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Valuev just latest in infamous line of giants

01
Nov

Contrary to both evidence and popular belief, Nikolai Valuev, who fights David Haye in Germany on Saturday, holds as his rightful lineage not a mostly extinct tribe of mysterious, giant, hirsute half-humans.

In truth, the 7-foot St. Petersburg, Russia native is, like many European prizefighters, cerebral, philosophical and well read, and as such a poor target for the juvenile barbs and insults thrown at him with such glee by smarmy, shallow American boxing writers.

The men with whom Valuev shares a sort of over-sized lineage are the lumbering heavyweight giants who dwarfed opponents in bygone eras, and who, merely by virtue of their great size, were the villains in any good-guy, bad-bad guy promotion. Frankenstein monsters in short pants.

The first giant-sized fighter of note in the modern era was Jess Willard, who is remembered still mostly as the recipient of one of the great beatings ever taken by a heavyweight champion in futile defense of his title. Whether or not Jack Dempsey was aided by plaster in his gloves is another question entirely and isn’t explored here.



Willard, at 6 feet, 6 inches, would be considered a big heavyweight even today, but in 1911, which is when he turned pro at an improbable 29 years old, he was a freak of Biblical proportions. Most historians consider his size his only real asset, as it permitted him a psychological advantage over his much smaller opponents. Those who fought him took a different view.

“He looked like a big stiff. I’ll knock him out in a round,” Gunboat Smith, who decisioned Willard in 1912, recalled to author Peter Heller. “But the dirty bum could take it. And how he could take it, and how he could hit. I found that out.

“I threw my best punch at him and his hair wiggled a little bit. That’s all. I said, ‘Holy Jesus, that was my best punch – no detours, right from the floor, right on the chin.’ I says, ‘Wait a minute, I’ll have to try that again.’ I tried it again. Nothing happened. And he hit me with a right-hand uppercut, by God, he cracked a couple of ribs in me.”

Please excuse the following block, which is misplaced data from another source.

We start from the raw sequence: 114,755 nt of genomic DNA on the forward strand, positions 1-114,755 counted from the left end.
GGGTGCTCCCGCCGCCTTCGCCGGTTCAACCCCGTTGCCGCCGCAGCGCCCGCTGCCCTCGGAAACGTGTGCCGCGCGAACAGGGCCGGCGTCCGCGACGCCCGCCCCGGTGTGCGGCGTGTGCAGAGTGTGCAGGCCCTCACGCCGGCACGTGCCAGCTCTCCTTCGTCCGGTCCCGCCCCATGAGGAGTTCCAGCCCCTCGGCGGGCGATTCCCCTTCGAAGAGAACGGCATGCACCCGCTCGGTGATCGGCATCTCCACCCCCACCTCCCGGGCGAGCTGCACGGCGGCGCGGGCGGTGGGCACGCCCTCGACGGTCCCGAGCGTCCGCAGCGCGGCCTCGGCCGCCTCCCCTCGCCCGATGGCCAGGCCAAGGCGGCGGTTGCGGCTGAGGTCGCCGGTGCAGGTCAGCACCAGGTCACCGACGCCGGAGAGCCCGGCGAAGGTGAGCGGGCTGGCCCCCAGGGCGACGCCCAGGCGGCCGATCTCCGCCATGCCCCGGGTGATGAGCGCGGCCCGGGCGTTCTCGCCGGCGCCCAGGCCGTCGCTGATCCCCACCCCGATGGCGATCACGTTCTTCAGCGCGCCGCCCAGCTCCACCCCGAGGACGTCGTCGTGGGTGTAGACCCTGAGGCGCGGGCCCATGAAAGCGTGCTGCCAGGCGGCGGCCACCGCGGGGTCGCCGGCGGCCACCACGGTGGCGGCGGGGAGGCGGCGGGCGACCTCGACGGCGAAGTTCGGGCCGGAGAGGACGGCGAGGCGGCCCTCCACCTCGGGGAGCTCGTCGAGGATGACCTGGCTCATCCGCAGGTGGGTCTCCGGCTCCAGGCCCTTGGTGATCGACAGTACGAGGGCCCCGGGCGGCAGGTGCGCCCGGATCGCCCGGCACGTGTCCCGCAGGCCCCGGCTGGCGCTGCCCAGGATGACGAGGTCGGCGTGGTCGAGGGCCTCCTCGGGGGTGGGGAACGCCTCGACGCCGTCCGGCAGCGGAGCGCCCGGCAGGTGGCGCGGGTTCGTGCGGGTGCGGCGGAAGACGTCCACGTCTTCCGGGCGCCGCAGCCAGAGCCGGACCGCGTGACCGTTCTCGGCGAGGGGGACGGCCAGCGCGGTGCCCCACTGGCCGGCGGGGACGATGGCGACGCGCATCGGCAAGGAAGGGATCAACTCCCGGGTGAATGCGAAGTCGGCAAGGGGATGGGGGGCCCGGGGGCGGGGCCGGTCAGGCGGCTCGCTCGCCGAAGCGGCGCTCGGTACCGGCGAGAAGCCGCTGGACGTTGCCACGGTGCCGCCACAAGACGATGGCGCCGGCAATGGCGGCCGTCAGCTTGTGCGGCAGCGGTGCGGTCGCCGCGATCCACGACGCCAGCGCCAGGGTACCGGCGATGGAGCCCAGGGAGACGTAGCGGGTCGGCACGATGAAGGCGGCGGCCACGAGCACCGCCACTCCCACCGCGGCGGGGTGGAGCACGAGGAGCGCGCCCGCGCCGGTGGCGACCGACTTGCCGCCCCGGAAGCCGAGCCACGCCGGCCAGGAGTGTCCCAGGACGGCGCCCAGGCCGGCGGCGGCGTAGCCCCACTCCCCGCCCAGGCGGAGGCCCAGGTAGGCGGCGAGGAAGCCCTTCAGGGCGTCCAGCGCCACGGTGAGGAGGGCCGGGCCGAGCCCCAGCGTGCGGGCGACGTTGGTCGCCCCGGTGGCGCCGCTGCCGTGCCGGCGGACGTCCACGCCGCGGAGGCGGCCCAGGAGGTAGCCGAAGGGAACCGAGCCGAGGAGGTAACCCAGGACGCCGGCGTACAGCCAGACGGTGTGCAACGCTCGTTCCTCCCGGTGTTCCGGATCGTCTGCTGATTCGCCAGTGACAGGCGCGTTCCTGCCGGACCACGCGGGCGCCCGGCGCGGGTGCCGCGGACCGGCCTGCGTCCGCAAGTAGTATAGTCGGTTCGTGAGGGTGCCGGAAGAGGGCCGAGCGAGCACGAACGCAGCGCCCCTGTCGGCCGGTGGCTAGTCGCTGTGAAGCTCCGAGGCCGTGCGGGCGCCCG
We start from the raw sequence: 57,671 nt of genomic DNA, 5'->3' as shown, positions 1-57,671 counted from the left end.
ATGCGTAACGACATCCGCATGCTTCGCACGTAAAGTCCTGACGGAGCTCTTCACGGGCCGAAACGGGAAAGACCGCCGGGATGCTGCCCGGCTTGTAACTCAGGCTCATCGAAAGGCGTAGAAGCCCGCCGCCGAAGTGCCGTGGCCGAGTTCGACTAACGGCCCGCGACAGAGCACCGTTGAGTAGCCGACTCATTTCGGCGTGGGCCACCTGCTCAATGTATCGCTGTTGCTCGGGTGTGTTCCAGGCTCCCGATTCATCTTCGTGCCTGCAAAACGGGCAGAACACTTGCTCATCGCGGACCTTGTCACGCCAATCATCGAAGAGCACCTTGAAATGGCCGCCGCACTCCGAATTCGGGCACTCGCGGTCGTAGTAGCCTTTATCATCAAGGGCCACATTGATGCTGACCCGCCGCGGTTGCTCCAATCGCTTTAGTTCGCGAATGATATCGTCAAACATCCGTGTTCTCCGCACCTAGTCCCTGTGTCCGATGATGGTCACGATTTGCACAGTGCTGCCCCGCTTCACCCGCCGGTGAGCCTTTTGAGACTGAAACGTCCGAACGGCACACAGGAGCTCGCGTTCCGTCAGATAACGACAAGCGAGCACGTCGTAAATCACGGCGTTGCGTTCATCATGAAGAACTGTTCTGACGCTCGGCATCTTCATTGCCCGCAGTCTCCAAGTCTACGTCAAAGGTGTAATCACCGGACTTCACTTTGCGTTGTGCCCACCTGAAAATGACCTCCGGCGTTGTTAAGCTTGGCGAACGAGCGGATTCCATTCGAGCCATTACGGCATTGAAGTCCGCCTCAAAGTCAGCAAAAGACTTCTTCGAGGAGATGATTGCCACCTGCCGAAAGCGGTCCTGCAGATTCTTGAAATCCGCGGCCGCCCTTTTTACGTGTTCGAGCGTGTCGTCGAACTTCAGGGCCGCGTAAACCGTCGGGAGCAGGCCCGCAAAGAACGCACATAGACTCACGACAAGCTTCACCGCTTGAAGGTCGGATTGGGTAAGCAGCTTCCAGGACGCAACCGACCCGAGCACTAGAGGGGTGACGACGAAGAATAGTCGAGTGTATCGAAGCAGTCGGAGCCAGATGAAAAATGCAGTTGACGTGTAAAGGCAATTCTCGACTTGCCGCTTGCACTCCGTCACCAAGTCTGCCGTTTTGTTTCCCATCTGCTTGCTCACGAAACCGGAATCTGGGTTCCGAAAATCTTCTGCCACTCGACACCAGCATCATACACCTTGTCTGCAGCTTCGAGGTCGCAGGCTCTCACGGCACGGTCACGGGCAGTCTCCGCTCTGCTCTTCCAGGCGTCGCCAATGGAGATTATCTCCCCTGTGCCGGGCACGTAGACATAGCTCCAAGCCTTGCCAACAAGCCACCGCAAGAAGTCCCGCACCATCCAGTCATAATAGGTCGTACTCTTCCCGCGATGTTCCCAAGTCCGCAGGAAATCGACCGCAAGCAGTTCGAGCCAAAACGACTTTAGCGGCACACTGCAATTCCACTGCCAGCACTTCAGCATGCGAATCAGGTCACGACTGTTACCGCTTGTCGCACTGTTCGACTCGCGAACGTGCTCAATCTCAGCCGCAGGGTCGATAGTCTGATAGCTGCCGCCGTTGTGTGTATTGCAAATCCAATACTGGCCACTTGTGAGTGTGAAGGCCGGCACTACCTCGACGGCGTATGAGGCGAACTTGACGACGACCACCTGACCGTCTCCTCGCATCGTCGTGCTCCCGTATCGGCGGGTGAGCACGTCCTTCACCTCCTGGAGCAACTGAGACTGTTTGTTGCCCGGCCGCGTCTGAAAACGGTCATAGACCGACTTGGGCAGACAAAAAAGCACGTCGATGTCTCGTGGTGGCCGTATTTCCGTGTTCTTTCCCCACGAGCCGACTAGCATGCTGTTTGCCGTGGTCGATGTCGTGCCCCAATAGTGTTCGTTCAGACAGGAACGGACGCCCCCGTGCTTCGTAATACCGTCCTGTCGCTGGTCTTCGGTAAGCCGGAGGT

The great Jack Johnson’s claim that he threw his fight with Willard, which netted Willard the heavyweight title in 1915, is generally regarded as hogwash, the thinking being that if one is going to throw a fight, he isn’t likely to wait until the 26th round to do so – especially in 103 degree heat.

Primo Carnera was the next giant to capture the attention of fight fans, not to mention the heavyweight title, which “The Ambling Alp” held for just under a year. At 6-5 and 260 pounds, he was slightly shorter than Willard but much thicker, and, as it tuned out, far better connected.

It is no secret that Carnera’s early career was controlled almost entirely by the mob. He was discovered working as a circus strongman and turned pro in 1928 under the guidance of manager Leon See. When he was brought to America in 1930, the mafia found him an irresistible commodity and fixed virtually all of his fights, a circumstance of which history suggests Carnera was not entirely aware. This was known in the fight community but more or less danced around by the boxing press.

On the eve of Carnera’s fight with Jack Sharkey for the heavyweight title, The New York Times’ James P. Dawson reported, “The (other) matches in which Carnera has participated can be disregarded in the main because nobody has ever taken them seriously.

“So it is that Carnera tomorrow will be on trial, and, alive to skepticism and disquieting rumors which have attached to the impending match, the state athletic commission realizes that boxing as a sport will be, to a great extent, on trial along with Carnera.”

Carnera stopped Sharkey in the sixth round with a single uppercut, which came as something of a surprise considering Sharkey’s well-earned reputation as a rugged, if inconsistent, fighter. Not to mention the easy decision win Sharkey scored over Carnera in their first match, which appeared up to the point of the knockout to be repeating itself.

Not everyone judged the outcome arranged. Writing for The Ring, columnist Jack Kofoed opined, “The Italian’s rise to the heavyweight championship of the world was due not to size alone ÔǪ but to his vast improvement in boxing and hitting.”

We all know what happened soon after. Max Baer destroyed Carnera in a manner not unlike the way Dempsey tortured Willard. Carnera toiled on in service to the mob, who got one last payday out of him when a young Joe Louis tore him to pieces in June 1935. Cue “The Harder They Fall,” the Budd Schulberg-authored screenplay based on Carnera’s hapless story.

Carnera was not the only giant heavyweight Louis chopped down. Buddy Baer, Max’s younger brother, stood 6-6 and weighed 237¾ pounds and towered over Louis when they met in Washington, D.C, in 1941.